Robert’s article yesterday revolved around one of the remaining pieces from last year’s Dion Phaneuf trade with the Toronto Maple Leafs in Matt Stajan. Along with Niklas Hagman, Stajan is one of the two remaining players acquired, with Tom Kostopoulos and Anton Babchuk loosely affiliated as well. The other two players are heading into game six of a second round series with the Red Wings on Tuesday night, in Ian White and Jamal Mayers. One of those two guys is having some rather nice postseason success.
Mayers has resembled the same player he was here in Calgary, a guy who can’t play anything higher than bottom three minutes, and a guy who isn’t going to contribute much on the ice. In fact, he was scratched for Sunday’s loss at home to Detroit, so we’ll kind of skip in this article. However, Ian White is a much more interesting case study.
I wasn’t really broken up to see White go when he was traded early this season along with Brett Sutter in exchange for the aforementioned Tommy Nonstopoulos and Babchuk. White just wasn’t working as a member of the Flames, mostly because of how he was being utilized by Head Coach Brent Sutter. The mobile and offensively inclined White wasn’t, and never will be, suited to play tough, shutdown type minutes, which he was doing a lot of. In fact, Sutter had White penciled in beside Robyn Regehr for much of his time in Calgary, which just wasn’t a smart move.
Ian posted a career high 38 points last season split between the Maple Leafs and Flames, mostly because of how Ron Wilson used him in the blue and white. Even with a marked change in duties upon his arrival in Calgary following the January 31st trade, White still finished the 2009-10 season with a 57.9% offensive zone start, which was the 10th highest number among regular defenders last year. He was utilized in the same manner guys like Michael Del Zotto, Brian Campbell and Keith Yandle were, and he had success because of it.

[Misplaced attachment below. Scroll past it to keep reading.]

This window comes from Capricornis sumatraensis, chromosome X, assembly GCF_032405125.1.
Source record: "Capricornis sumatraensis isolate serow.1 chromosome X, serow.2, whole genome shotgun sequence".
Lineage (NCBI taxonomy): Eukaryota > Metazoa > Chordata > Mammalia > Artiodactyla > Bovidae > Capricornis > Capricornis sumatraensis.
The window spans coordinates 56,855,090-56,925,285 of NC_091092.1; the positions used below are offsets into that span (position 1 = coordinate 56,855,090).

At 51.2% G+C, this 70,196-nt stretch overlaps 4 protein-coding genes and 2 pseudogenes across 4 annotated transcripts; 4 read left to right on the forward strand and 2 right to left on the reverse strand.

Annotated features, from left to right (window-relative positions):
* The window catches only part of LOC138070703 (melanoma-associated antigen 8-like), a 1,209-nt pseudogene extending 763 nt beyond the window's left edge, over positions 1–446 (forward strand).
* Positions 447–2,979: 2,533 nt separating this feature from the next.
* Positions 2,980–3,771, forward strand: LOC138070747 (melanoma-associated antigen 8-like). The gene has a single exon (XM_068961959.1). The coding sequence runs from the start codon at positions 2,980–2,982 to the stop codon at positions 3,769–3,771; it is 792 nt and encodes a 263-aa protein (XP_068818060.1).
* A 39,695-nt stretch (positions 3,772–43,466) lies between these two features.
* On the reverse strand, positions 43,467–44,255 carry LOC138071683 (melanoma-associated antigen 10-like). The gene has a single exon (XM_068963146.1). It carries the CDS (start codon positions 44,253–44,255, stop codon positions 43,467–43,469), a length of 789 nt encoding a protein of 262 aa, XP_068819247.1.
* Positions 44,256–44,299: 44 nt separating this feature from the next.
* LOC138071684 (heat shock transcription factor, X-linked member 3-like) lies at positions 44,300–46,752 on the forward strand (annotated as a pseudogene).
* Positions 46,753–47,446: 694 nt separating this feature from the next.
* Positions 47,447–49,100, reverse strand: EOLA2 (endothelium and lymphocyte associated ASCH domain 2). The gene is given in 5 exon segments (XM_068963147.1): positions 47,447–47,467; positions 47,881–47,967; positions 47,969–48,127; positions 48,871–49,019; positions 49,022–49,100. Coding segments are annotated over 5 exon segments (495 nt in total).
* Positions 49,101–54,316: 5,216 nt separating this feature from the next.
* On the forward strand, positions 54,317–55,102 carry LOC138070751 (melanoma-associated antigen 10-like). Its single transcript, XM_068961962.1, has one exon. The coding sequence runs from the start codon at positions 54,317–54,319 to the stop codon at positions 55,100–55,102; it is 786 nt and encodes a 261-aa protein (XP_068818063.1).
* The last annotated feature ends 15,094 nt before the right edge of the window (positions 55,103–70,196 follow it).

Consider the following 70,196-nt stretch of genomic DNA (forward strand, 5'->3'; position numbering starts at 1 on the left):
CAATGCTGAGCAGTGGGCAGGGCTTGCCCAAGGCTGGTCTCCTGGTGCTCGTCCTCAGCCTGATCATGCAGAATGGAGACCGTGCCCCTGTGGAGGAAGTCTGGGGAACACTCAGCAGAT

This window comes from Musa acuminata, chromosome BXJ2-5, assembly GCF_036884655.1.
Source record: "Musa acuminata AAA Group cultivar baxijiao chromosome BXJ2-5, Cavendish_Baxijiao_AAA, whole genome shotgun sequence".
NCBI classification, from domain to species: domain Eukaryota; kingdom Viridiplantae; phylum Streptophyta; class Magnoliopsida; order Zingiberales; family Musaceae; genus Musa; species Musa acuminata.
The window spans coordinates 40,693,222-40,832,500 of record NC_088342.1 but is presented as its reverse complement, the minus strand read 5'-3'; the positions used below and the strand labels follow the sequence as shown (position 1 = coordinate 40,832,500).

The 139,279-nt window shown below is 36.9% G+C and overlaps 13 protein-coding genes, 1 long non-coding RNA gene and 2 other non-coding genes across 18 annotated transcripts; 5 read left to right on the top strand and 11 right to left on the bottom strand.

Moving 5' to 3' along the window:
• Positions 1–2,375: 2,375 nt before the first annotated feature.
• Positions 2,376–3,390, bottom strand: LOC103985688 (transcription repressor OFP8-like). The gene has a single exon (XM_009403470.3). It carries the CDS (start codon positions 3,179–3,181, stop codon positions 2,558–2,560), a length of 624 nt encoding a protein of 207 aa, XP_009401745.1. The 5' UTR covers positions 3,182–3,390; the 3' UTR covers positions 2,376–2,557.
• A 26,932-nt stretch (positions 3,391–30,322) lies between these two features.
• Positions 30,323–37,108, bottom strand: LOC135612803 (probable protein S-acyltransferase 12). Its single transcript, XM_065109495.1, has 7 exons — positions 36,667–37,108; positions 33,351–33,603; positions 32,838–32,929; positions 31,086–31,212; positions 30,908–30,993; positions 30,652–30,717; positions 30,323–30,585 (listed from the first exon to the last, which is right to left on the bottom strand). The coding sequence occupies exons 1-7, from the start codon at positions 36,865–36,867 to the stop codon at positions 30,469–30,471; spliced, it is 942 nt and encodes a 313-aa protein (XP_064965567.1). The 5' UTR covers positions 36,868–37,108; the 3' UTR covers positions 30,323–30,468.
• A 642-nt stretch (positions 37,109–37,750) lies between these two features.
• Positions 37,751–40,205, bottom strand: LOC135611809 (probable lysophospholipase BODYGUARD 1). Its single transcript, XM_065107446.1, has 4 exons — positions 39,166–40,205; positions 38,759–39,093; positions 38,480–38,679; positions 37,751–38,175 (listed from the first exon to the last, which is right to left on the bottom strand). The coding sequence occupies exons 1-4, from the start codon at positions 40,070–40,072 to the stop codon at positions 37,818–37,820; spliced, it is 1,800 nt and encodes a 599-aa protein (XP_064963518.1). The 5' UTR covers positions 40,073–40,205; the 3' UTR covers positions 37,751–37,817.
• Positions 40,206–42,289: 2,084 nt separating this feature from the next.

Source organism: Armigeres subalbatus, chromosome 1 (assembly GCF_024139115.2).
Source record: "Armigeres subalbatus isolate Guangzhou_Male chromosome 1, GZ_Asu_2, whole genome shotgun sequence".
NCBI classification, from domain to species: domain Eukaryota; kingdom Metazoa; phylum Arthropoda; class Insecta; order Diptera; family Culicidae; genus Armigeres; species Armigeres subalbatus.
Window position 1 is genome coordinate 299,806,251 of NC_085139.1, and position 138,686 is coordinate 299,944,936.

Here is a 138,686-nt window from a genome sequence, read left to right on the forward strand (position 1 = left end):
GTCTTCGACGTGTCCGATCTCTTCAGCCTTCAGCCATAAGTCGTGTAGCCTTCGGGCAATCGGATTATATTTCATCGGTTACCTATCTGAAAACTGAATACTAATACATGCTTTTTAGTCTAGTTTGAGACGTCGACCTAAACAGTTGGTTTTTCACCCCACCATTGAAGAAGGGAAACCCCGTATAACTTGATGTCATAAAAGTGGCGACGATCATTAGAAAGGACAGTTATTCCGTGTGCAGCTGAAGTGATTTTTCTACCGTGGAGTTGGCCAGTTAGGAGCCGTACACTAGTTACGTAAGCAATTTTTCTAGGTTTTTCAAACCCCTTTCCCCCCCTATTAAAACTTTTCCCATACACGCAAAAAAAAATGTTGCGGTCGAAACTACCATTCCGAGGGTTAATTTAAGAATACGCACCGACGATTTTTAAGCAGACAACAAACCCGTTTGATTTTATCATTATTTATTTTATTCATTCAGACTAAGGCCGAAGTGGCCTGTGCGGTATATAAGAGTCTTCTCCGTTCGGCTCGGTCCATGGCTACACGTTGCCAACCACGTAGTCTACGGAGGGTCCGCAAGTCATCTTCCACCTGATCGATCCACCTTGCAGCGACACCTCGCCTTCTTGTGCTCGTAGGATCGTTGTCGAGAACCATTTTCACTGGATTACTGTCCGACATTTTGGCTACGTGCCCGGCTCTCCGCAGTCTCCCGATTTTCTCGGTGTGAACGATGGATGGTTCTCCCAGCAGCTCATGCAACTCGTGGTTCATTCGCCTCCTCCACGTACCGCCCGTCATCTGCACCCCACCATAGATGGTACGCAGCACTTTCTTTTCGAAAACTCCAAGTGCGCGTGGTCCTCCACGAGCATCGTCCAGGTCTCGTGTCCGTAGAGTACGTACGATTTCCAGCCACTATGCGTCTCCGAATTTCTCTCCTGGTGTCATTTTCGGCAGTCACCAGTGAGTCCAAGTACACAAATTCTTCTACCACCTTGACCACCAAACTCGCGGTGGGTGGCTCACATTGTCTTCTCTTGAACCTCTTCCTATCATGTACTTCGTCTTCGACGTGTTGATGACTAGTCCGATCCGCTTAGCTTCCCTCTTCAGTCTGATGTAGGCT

You really couldn’t do anything but question the move to continue playing White with Regehr as the season went along, because while Regehr thrives in the toughest of situations, White barely treaded water on most nights in the role. He was easy to move to Carolina, and the results weren’t much better there, and all of a sudden the tide seemed to turn upon his arrival in northern California. In 23 regular season games with the Sharks, White posted ten points, and he’s put up six more in ten playoff games, earning lots of mainstream media talk along the way. So why does it look like White is having more success in San Jose? It’s simple…utilization.
White plays on the third pairing with hitthepost.ca favorite Nic Wallin, and both are fed high offensive starts, with White up over 58% to this point. They typically see the softest of competition from the other side, and with a concerted effort from Sharks Head Coach Todd McLellan to give his pending UFA defenceman favorable situations, he’s looked really good in the process. And there’s nothing wrong with that, not one bit.
If you’ve got a guy who can thrive in certain situations, why not pander to his strengths? That’s what Wilson did for 56 games last season in Toronto, and that’s what McClellan has done since White’s arrival in teal. With blueliners like Dan Boyle and Doug Murray to carry most of the heavy loud in front, it’s a luxury that’s nice to have. And yet, it wasn’t as if the Flames didn’t have the same luxury when White was here. With Regehr and Jay Bouwmeester available to shoulder a lot of weight, White could have done some nice things on the third pairing, and the team could have let his contract expire at the end of the season and part ways. They didn’t, oh well…but there’s a reason why White is having a nice playoffs so far. Whether it was Brent or Darryl Sutter’s decision to play White in difficult spots, it wasn’t one that set him up for a ton of success with the Flames.